Usain Bolt’s Dream of a Sub-19 200m Run and Scientific Secrets of Jamaican Super Sprinting

Usain BoltJust a few days after Usain Bolt left Bangalore in September 2014, the athletics world welcomed the news of his ambition of making a 200m dash in less than 19 seconds. The 28-year old Jamaican, who holds world records in 100 and 200 meters, has stayed out of competitive sprints in either category for the better part of the 2014 season due to a foot injury. The only exception was his running the last leg of 4 x 100m relay for Jamaica at Glasgow Commonwealth Games on August 1 and 2. But the celebrated sprinter, who began training, last week, has many facets to his personality and beyond his fantastic exploits on the track; he is a confirmed party animal. The fun-loving Bolt will not let go of a chance to make his presence felt in parties and nightclubs around the world on his frequent travels. Some days back, he swigged beer at the famous German Beer Festival and a little earlier, he came to Bangalore for a promotional activity.

While the 100m sprint is considered as the most glamorous of all athletic events, it doesn’t require a rocket-science analysis to prove that the fastest man is one, who clocks a minimum time in 200m. Usain Bolt is the reigning Olympic and world champion in both sprints and he is right about thinking on a sub-19 200m run in near future. Bolt has done the 100m in 200m in 9.58 and 19.19 seconds respectively, setting these world records in a space of one week during the World Athletics Championships in August 2009 at Berlin.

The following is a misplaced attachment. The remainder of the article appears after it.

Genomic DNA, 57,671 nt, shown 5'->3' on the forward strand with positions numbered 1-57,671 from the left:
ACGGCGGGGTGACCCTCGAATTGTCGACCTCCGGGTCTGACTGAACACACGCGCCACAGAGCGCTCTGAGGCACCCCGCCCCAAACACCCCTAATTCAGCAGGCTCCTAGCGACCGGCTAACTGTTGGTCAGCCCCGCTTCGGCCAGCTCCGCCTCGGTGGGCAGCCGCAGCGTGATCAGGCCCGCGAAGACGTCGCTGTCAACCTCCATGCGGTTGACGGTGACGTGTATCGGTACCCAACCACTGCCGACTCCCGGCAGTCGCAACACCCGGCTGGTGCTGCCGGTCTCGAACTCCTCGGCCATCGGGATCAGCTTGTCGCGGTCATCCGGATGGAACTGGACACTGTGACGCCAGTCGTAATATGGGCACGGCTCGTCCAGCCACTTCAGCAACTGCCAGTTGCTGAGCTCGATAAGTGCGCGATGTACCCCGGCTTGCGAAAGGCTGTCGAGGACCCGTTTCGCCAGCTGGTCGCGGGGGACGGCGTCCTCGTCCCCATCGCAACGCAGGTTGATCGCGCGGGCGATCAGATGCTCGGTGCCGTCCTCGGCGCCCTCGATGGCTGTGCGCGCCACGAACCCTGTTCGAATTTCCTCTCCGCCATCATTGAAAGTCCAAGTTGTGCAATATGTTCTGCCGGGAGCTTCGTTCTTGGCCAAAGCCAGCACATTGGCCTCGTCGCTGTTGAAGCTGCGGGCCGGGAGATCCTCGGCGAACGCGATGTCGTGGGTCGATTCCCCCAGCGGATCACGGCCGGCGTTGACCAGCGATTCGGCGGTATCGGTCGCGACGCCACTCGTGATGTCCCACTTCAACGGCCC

The 100, 200 and 400m track events require pure speed and raw muscle power. The runners use blocks at start to reduce air-resistance but in most cases, athletes realize their full potential only after the first 60-70 meters. Therefore, 200m race can be run in less than twice the time taken for the 100m dash because the blocks would be used only once. World record holder in 200m, Michael Johnson was a BBC commentator at Berlin, when Bolt began his historic 200m sprint on August 2, 2009. And in finishing the race in 19.19 seconds, Bolt took away 0.13 seconds off Johnson’s 1996 WR of 19.32 seconds, set in 1996 Atlanta Olympics. In his comments, Johnson described Bolt’s attempt as incredibly amazing but lowering the record by another 0.20 seconds will be a tall order. Of the current crop of athletes, Usain Bolt has the best credentials to achieve the feat. Unlike 100m, the 200m sprint is done on a bend and ends at a home stretch, therefore, speed endurance becomes critical in this race. Athletes must have powerful muscles and use different energy systems for the curved portion in the race. Bolt has a large body frame and he stands 196cm tall to give him the long strides necessary for 200m sprint. But being a Jamaican lends him further advantage.